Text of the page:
Consent and Privacy: Look at the Past, Prepare for the Future

Karl Delwaide and Antoine Guilmain (Fasken Martineau)Footnote 1 Footnote 2

October 2016

Note: This submission was contributed by the author to the Office of the Privacy Commissioner of Canada’s Consultation on Consent under PIPEDA.

Disclaimer: The opinions expressed in this document are those of the author(s) and do not necessarily reflect those of the Office of the Privacy Commissioner of Canada.


Summary

A meeting was held in Montréal on February 23, 2015, concerning the Office of the Privacy Commissioner of Canada’s strategic priorities (“Office”). Following that meeting, Karl Delwaide submitted several points for consideration to the Office regarding the application of the Personal Information Protection and Electronic Documents Act (“PIPEDA”), in particular with respect to consent and transparency issues. His comments are set forth in the submission attached hereto, and take into account the following principles:

  1. The importance of finding a “balance” between protecting one’s privacy and the need of an organisation to collect, use, or disclose personal information (“PI”) about individuals in the course of their legitimate business activities.
  2. We do not encourage additional restrictions that would increase the burden on organizations, or that would even (except for limited exceptions) go so far as to prohibit asking (or obtaining) consent in certain circumstances, which often fall within the scope of legitimate business activity.
  3. We believe that the PIPEDA (and other similar provincial laws) already contain consent parameters useful in the age of information technology:
    1. Consent is based on an obligation to inform that must be executed in a clear and transparent manner. However, an individual who consents cannot be merely “passive”; he also has an obligation to inform himself. We do not feel that it is appropriate to treat the person as a “victim” or a “child”;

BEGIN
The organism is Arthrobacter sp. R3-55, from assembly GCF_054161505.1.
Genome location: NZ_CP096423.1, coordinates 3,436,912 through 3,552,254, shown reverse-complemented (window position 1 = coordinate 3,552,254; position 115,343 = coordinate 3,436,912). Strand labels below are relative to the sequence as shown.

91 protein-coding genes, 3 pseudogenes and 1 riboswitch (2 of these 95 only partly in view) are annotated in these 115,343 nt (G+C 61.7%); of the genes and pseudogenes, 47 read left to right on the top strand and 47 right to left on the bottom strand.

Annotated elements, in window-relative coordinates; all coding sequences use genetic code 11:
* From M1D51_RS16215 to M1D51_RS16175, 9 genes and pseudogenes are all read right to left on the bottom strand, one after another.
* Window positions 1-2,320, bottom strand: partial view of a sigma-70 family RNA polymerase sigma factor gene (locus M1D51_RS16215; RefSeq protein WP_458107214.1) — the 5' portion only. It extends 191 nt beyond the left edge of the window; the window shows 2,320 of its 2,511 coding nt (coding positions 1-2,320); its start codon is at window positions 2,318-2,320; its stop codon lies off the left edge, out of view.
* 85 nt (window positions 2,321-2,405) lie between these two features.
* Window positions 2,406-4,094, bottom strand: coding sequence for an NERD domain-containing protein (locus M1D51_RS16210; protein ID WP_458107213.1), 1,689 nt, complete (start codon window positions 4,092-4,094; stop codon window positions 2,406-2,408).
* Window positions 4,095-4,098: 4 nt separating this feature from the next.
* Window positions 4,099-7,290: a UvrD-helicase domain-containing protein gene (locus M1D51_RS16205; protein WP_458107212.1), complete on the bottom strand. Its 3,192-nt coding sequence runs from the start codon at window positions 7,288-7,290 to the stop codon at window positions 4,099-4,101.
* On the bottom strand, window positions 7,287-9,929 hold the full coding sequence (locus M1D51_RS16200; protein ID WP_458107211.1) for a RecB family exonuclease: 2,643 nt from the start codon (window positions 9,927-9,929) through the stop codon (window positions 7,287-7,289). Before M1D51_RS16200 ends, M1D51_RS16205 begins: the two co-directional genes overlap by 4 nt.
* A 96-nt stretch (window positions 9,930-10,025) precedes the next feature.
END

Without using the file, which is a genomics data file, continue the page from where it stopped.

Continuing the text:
2. Given the principles underlying Canadian bijuralism, civil law notions may be useful here and already exist to govern the notion of consent. We will discuss the obligation to inform imposed on organizations that collect, use, or disclose PI, but also every person’s obligation to inform himself;
    3. The underlying principles of the PIPEDA (and other similar provincial laws) already impose limits on consent: the regulators’ decisions underscore that consent (as broad as it may be) once obtained cannot defeat the principle that information collected, used, or disclosed must be necessary for the objectives/purposes that were clearly explained to individuals;
    4. The “necessity” criterion is also well-known and circumscribed by regulators when applying PI privacy laws: in general, the collection, use, or disclosure of information must be “indispensable” (as opposed to “useful”);
    5. We therefore propose a framework approach that combines control, simplification, and transparency but that is not unduly burdensome. In our opinion, the underlying issue is the fact that it is sometimes difficult to actually identify that to which we are consenting. A multi-page consent form with lots of verbiage can be rather “indigestible”. We submit that there is an advantage in simplifying so that the circumstances of consent are clearly stated and comprehensible. We propose that the Office be vested with the authority to impose a simplified consent form that would have to set out in no more than two pages a) the purposes for collecting, using, and disclosing the PI, b) the consent sought for each one, c) a statement as to why this is necessary and d) the presence or absence of “cookies” or other such elements. The summary in question should appear as soon as the request for consent is “published”. The goal is to provide the individual with a brief portrait of what is explained at length in the other pages of the consent form. It’s simply a matter of applying the well-known adage that “what we understand well we express clearly; and the words to say it flow easily!”

Respectfully submitted.

Karl Delwaide and Antoine Guilmain, lawyers.

Montreal, August 4, 2016.

The full submission is available in the following language(s):

French (PDF document)

Note: As this submission was provided by an entity not subject to the Official Languages Act, the full document is only available in the language provided.

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